Applications of Organoids & Open Source Voting Machines

Efforts are underway to strengthen public trust in US elections by utilizing open source voting machines. Election authorities in Concord, New Hampshire have been examining vendor proposals for new voting machinery, questioning everything from the equipment’s weight to its components’ origins. For the small towns in New Hampshire looking to replace inadequate existing machines, there are two potential routes: working with traditional suppliers or banking on the innovative nonprofit, VotingWorks with its 17-member team. This organization aims to enhance election transparency via open source solutions but its capacity to dethrone established industry giants is yet to be confirmed. Read more about this topic here.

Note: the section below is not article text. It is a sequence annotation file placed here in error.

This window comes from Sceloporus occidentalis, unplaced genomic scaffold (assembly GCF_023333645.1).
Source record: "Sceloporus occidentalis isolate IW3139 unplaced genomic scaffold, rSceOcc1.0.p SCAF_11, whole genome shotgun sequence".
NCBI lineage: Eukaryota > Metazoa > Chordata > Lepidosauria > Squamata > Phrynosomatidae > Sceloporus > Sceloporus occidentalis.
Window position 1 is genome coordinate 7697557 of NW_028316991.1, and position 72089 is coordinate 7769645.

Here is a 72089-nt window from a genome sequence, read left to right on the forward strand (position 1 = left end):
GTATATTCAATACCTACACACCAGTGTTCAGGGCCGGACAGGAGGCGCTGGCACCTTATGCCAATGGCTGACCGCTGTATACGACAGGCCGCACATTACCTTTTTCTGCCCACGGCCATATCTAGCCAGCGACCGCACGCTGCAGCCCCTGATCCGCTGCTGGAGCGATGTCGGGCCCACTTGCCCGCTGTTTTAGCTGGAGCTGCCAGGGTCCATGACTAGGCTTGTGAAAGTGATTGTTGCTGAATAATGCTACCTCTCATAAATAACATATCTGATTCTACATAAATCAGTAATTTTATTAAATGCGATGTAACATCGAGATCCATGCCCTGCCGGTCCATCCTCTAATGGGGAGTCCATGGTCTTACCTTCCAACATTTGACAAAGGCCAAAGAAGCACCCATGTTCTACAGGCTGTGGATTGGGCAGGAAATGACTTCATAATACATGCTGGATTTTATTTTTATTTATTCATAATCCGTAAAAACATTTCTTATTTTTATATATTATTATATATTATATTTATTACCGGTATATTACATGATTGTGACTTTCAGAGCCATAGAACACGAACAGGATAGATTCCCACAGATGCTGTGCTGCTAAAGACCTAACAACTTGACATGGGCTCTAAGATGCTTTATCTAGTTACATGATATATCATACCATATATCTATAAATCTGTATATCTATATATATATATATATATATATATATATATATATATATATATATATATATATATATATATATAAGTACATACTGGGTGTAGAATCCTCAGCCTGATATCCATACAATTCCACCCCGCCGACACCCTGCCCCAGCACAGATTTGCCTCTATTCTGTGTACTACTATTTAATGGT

Lita Nelsen, who worked with the Technology Licensing Office at MIT between 1986 and 2016 and served as its director from 1992 to 2016, saw the transformation of Kendall Square in Cambridge, Massachusetts, from a forlorn region rife with deserted warehouses and dying low-tech factories to the global hub for the biotech industry. This evolution resulted largely from the Bayh-Dole Act passed by the Congress in 1980, which permitted top universities like MIT and Harvard to hold onto the rights over their scientists’ discoveries regardless of whether the research was federally funded. These discoveries have supported the flourishing growth of numerous biotech startups in the Boston area. Nevertheless, the Bayh-Dole Act’s effectiveness is now facing considerable challenges. Read the full story here.